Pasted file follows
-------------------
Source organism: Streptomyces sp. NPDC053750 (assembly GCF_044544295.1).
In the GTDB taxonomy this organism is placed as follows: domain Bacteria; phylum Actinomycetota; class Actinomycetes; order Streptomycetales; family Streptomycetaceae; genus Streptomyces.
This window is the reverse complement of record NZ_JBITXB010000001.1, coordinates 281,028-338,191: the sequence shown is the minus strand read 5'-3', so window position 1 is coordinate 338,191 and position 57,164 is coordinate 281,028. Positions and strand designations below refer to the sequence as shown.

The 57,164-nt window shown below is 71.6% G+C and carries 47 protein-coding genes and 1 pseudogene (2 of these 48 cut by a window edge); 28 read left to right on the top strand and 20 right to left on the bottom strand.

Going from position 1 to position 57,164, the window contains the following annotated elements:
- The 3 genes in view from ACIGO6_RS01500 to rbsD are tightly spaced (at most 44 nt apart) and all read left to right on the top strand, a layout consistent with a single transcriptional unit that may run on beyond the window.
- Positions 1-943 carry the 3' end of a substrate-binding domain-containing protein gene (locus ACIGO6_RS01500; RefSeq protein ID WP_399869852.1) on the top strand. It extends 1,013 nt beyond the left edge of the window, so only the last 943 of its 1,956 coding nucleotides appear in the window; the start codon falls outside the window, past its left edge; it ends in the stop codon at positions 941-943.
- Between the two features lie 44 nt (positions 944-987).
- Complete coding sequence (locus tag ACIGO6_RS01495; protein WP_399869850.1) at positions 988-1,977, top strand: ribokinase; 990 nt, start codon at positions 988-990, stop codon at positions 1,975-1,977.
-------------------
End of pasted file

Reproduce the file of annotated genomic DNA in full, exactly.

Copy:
Source organism: Streptomyces sp. NPDC053750 (assembly GCF_044544295.1).
In the GTDB taxonomy this organism is placed as follows: domain Bacteria; phylum Actinomycetota; class Actinomycetes; order Streptomycetales; family Streptomycetaceae; genus Streptomyces.
This window is the reverse complement of record NZ_JBITXB010000001.1, coordinates 281,028-338,191: the sequence shown is the minus strand read 5'-3', so window position 1 is coordinate 338,191 and position 57,164 is coordinate 281,028. Positions and strand designations below refer to the sequence as shown.

The 57,164-nt window shown below is 71.6% G+C and carries 47 protein-coding genes and 1 pseudogene (2 of these 48 cut by a window edge); 28 read left to right on the top strand and 20 right to left on the bottom strand.

Going from position 1 to position 57,164, the window contains the following annotated elements:
- The 3 genes in view from ACIGO6_RS01500 to rbsD are tightly spaced (at most 44 nt apart) and all read left to right on the top strand, a layout consistent with a single transcriptional unit that may run on beyond the window.
- Positions 1-943 carry the 3' end of a substrate-binding domain-containing protein gene (locus ACIGO6_RS01500; RefSeq protein ID WP_399869852.1) on the top strand. It extends 1,013 nt beyond the left edge of the window, so only the last 943 of its 1,956 coding nucleotides appear in the window; the start codon falls outside the window, past its left edge; it ends in the stop codon at positions 941-943.
- Between the two features lie 44 nt (positions 944-987).
- Complete coding sequence (locus tag ACIGO6_RS01495; protein WP_399869850.1) at positions 988-1,977, top strand: ribokinase; 990 nt, start codon at positions 988-990, stop codon at positions 1,975-1,977.